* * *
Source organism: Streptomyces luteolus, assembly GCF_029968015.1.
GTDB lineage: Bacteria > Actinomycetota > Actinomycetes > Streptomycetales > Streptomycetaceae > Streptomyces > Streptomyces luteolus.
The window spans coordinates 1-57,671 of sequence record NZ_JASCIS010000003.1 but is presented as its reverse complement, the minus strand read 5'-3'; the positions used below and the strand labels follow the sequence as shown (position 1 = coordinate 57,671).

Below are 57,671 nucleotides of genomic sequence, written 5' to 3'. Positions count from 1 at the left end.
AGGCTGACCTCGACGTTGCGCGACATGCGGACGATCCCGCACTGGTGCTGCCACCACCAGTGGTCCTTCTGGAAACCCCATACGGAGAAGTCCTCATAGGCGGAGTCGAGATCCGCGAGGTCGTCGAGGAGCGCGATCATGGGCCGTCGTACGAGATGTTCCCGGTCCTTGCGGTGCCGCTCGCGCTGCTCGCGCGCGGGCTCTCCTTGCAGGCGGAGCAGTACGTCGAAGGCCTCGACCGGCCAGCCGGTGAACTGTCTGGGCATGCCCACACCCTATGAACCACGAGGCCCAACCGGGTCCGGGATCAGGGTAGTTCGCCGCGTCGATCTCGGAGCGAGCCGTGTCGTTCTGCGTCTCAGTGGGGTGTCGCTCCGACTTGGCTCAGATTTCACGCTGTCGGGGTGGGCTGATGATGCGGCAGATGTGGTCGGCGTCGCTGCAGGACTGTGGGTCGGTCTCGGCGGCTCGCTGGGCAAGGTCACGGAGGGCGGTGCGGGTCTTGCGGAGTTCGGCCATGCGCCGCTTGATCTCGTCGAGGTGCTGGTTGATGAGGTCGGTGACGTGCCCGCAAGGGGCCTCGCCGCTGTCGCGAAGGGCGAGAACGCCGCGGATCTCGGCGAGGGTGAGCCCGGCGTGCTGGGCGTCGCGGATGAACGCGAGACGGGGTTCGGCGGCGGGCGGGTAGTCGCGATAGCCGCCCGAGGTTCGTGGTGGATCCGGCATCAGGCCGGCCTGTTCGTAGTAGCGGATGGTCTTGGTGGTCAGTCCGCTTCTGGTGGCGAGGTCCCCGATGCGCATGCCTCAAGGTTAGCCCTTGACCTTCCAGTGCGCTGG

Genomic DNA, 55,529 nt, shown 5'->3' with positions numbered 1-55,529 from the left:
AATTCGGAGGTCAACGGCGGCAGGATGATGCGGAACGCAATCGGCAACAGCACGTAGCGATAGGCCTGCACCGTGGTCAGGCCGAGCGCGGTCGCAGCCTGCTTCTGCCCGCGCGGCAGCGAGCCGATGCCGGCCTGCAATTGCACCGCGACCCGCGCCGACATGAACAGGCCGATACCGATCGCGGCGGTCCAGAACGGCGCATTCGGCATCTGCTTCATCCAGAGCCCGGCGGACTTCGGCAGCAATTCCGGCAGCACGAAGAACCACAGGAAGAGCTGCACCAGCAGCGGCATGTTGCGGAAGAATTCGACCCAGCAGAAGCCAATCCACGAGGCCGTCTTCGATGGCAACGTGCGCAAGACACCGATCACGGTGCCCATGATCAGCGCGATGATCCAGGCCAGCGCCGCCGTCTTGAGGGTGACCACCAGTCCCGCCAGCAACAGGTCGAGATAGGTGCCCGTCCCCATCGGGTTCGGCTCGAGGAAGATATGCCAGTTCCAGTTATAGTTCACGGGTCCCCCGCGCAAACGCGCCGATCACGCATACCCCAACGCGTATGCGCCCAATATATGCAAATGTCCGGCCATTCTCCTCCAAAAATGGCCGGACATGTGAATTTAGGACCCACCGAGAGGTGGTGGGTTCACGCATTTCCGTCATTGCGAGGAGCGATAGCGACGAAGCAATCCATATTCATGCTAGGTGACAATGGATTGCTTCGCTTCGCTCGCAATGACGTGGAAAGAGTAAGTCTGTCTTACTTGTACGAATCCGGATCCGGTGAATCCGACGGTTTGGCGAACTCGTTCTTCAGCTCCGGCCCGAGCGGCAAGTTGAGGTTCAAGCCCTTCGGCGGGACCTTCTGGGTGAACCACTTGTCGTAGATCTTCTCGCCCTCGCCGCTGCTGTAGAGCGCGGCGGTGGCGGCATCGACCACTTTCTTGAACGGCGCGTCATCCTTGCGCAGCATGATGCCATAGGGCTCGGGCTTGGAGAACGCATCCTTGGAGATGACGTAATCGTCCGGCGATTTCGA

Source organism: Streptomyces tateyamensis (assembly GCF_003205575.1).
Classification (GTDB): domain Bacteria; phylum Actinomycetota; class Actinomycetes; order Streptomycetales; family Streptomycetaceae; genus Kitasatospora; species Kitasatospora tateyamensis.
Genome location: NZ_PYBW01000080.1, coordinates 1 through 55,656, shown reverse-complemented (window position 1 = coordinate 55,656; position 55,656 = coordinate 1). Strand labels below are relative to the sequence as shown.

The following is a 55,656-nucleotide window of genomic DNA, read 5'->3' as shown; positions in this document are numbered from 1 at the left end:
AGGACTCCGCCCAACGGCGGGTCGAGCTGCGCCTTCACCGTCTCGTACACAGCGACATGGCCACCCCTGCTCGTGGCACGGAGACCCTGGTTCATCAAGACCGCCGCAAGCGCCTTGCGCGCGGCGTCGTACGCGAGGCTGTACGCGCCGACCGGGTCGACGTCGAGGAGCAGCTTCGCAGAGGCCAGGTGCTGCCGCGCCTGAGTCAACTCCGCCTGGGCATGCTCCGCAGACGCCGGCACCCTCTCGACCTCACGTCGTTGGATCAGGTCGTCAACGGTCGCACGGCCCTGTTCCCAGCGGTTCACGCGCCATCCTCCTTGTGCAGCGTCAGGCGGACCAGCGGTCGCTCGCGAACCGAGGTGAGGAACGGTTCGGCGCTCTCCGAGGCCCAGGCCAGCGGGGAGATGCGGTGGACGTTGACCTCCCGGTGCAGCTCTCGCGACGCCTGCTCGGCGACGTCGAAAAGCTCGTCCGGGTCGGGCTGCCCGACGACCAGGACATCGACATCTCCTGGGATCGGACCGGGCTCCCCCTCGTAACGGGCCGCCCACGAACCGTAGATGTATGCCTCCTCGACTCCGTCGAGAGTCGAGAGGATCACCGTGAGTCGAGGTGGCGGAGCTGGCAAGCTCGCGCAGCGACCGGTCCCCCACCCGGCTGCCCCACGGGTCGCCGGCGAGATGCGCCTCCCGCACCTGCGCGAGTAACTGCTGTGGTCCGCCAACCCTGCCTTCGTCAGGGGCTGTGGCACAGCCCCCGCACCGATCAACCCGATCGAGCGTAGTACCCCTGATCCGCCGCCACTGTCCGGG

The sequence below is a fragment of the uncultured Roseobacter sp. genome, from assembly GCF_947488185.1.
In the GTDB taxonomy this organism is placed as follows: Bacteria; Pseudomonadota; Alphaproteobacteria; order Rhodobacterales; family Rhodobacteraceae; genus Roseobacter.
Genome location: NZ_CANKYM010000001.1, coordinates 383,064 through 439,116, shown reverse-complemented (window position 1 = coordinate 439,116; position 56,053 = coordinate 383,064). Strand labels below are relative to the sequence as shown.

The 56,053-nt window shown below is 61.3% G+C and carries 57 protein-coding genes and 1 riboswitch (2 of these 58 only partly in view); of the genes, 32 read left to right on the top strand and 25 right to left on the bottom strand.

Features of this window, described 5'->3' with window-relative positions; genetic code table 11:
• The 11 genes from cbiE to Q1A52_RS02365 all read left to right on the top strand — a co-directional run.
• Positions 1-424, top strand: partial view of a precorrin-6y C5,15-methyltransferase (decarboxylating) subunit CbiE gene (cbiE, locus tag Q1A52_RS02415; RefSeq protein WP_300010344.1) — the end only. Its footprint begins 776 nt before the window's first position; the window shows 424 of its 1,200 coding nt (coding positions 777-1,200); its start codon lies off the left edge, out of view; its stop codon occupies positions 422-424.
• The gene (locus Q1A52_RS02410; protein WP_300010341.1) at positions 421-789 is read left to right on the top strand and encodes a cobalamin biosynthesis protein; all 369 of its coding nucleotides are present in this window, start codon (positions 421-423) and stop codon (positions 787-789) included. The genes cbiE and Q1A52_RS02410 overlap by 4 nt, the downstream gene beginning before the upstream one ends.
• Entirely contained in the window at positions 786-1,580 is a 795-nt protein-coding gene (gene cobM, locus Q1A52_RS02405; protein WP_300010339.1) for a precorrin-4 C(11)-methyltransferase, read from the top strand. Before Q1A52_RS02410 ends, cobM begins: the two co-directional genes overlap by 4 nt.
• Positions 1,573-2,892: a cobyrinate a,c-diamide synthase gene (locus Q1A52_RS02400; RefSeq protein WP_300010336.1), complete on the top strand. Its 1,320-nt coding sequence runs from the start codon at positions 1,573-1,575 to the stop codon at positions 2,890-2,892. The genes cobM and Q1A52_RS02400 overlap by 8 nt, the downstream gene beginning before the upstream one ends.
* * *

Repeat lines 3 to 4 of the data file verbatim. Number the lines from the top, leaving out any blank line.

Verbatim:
The window spans coordinates 1-57,671 of sequence record NZ_JASCIS010000003.1 but is presented as its reverse complement, the minus strand read 5'-3'; the positions used below and the strand labels follow the sequence as shown (position 1 = coordinate 57,671).

Below are 57,671 nucleotides of genomic sequence, written 5' to 3'. Positions count from 1 at the left end.